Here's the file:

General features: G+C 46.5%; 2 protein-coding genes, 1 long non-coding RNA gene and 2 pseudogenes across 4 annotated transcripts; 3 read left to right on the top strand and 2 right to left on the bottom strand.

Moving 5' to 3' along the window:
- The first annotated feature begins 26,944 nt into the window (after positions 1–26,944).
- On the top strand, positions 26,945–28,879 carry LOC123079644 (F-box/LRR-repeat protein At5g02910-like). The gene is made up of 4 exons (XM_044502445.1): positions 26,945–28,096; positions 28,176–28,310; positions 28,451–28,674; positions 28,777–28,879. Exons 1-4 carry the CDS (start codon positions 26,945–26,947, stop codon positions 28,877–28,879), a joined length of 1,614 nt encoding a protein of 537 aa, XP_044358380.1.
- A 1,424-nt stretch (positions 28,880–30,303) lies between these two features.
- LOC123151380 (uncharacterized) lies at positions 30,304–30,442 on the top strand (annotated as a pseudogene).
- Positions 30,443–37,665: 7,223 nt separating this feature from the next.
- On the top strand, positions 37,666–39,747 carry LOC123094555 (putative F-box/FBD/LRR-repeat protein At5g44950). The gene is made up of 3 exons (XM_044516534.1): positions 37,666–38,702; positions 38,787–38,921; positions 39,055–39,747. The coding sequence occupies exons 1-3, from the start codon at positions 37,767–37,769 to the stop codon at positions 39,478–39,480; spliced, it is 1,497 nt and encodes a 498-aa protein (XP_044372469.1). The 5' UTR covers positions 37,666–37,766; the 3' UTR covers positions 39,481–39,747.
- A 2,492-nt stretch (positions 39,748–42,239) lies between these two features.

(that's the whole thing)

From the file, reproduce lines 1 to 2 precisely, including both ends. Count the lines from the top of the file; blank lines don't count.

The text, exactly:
General features: G+C 46.5%; 2 protein-coding genes, 1 long non-coding RNA gene and 2 pseudogenes across 4 annotated transcripts; 3 read left to right on the top strand and 2 right to left on the bottom strand.

Moving 5' to 3' along the window: